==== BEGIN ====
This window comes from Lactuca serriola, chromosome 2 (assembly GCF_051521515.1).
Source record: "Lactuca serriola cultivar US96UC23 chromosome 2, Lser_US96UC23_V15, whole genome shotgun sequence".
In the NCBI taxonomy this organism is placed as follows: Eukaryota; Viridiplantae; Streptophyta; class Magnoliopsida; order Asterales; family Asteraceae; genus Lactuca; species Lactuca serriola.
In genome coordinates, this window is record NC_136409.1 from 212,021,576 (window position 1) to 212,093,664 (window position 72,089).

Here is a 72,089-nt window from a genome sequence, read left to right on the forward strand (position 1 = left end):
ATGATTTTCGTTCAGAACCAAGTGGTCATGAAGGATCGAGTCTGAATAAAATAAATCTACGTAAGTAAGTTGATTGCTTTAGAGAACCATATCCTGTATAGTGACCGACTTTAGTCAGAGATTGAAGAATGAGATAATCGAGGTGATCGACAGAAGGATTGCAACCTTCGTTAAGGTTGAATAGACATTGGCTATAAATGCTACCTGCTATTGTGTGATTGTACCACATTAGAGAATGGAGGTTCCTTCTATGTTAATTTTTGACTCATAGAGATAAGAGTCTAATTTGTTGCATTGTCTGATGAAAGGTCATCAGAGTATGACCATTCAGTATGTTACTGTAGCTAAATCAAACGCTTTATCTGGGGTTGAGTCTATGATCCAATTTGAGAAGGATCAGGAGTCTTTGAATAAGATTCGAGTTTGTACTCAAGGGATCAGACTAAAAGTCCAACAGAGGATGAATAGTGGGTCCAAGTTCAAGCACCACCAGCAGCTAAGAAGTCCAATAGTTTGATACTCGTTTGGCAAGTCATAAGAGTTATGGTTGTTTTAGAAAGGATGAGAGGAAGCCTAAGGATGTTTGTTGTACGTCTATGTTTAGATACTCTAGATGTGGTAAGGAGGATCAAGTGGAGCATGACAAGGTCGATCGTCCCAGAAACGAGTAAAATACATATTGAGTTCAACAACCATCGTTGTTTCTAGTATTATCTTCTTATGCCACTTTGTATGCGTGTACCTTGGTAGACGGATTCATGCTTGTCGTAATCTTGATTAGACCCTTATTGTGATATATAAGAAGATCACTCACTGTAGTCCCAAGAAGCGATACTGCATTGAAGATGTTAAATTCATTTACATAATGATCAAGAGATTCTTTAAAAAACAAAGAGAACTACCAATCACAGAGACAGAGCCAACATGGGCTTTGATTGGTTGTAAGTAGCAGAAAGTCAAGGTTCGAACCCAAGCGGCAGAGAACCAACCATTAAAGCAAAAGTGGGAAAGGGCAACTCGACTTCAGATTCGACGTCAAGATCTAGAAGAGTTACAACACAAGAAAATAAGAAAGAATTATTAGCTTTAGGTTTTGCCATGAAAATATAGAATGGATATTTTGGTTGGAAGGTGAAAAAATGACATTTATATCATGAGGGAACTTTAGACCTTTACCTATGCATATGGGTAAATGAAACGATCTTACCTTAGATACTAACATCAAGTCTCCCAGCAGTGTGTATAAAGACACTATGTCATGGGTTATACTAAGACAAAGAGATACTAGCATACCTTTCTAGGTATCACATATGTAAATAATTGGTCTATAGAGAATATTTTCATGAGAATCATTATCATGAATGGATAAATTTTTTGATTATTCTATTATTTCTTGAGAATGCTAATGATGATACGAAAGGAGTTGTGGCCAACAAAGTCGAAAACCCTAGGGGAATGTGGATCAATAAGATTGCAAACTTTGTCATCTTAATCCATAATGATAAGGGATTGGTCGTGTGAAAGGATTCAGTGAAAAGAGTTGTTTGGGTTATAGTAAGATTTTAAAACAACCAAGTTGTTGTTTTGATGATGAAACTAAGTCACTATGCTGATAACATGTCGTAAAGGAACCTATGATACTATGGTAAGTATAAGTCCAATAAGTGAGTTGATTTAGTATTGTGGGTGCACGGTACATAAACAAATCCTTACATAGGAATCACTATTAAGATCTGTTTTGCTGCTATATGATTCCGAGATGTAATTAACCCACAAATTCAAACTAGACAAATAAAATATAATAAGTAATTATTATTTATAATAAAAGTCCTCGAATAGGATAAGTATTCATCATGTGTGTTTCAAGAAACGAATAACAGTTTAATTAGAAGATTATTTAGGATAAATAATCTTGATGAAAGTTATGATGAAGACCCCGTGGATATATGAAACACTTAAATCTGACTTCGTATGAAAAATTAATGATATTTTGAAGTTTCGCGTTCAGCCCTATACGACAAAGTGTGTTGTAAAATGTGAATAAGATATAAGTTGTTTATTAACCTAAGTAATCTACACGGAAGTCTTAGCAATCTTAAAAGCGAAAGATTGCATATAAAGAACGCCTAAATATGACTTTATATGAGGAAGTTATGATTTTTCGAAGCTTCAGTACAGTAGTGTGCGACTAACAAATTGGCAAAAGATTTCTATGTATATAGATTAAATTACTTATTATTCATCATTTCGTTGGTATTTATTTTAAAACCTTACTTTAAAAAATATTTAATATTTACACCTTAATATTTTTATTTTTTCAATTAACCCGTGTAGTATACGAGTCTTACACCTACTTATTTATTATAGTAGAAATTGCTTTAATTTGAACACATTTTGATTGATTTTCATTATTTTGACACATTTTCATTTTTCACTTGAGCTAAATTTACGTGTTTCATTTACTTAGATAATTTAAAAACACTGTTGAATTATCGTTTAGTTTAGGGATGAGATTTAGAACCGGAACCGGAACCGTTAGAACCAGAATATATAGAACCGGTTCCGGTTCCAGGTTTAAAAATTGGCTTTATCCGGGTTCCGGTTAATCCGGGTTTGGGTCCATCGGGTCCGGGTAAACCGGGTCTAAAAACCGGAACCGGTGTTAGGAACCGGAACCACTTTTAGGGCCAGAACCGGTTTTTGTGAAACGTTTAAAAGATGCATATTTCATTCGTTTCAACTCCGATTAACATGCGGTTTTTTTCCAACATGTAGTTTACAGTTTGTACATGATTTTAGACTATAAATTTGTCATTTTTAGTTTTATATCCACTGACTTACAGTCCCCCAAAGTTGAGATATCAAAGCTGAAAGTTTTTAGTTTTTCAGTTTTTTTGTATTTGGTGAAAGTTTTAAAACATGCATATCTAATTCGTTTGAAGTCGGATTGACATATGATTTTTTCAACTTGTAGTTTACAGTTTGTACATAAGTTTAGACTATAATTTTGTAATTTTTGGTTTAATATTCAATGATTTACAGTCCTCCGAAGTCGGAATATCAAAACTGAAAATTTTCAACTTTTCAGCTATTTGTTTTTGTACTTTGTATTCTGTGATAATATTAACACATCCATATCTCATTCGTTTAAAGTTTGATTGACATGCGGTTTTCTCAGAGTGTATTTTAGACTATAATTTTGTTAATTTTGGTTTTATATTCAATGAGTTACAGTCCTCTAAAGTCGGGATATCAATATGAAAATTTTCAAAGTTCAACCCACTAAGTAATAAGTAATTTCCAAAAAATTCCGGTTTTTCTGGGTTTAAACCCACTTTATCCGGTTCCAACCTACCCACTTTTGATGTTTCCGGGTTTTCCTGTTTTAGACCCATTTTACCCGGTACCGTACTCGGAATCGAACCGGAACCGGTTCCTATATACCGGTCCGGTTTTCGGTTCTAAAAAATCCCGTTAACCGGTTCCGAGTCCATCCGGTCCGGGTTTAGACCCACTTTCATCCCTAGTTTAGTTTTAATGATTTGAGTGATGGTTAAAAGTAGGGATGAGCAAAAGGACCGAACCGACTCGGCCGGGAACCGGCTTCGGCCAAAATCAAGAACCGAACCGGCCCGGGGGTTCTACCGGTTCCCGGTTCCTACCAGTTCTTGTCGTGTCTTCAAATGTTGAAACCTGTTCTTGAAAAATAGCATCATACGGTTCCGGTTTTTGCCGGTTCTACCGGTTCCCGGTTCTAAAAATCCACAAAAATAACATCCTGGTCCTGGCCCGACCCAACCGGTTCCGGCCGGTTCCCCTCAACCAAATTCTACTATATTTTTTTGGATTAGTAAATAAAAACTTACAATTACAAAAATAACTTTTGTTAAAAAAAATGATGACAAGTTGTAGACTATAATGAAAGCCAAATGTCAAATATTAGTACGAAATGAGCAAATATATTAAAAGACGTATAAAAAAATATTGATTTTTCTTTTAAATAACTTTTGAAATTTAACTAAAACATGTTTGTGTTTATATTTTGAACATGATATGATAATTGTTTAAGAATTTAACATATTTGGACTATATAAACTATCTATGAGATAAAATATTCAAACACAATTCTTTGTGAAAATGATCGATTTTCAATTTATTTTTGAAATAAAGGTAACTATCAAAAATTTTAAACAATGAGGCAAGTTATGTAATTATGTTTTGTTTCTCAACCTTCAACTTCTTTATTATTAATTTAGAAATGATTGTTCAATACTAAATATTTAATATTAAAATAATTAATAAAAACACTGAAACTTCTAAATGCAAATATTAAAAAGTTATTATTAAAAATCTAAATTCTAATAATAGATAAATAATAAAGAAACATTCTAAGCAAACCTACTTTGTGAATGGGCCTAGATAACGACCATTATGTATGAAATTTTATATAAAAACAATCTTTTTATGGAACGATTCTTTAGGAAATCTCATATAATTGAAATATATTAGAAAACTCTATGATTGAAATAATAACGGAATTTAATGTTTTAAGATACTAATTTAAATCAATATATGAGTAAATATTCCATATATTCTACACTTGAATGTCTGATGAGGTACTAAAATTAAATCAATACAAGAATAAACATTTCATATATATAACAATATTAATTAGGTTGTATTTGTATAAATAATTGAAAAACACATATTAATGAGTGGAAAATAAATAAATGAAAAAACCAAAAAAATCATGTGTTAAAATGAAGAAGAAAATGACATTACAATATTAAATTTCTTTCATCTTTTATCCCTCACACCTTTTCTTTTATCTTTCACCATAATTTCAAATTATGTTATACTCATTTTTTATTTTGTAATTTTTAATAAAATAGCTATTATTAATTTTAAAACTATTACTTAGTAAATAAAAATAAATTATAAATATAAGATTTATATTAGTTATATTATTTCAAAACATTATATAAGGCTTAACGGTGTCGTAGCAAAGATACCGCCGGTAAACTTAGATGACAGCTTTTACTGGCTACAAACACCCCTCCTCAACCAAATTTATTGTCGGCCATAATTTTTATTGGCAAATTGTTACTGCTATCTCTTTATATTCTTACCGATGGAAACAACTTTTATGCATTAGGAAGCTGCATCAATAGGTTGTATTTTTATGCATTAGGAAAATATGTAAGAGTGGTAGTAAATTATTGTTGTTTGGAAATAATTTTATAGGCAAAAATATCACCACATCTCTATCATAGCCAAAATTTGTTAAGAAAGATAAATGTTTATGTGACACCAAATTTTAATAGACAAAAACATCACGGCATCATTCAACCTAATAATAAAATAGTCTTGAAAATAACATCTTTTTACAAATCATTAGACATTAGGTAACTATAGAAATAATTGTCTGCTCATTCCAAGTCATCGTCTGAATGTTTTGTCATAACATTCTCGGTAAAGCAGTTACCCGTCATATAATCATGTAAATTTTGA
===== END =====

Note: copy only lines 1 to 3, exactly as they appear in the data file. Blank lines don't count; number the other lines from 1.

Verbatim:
This window comes from Lactuca serriola, chromosome 2 (assembly GCF_051521515.1).
Source record: "Lactuca serriola cultivar US96UC23 chromosome 2, Lser_US96UC23_V15, whole genome shotgun sequence".
In the NCBI taxonomy this organism is placed as follows: Eukaryota; Viridiplantae; Streptophyta; class Magnoliopsida; order Asterales; family Asteraceae; genus Lactuca; species Lactuca serriola.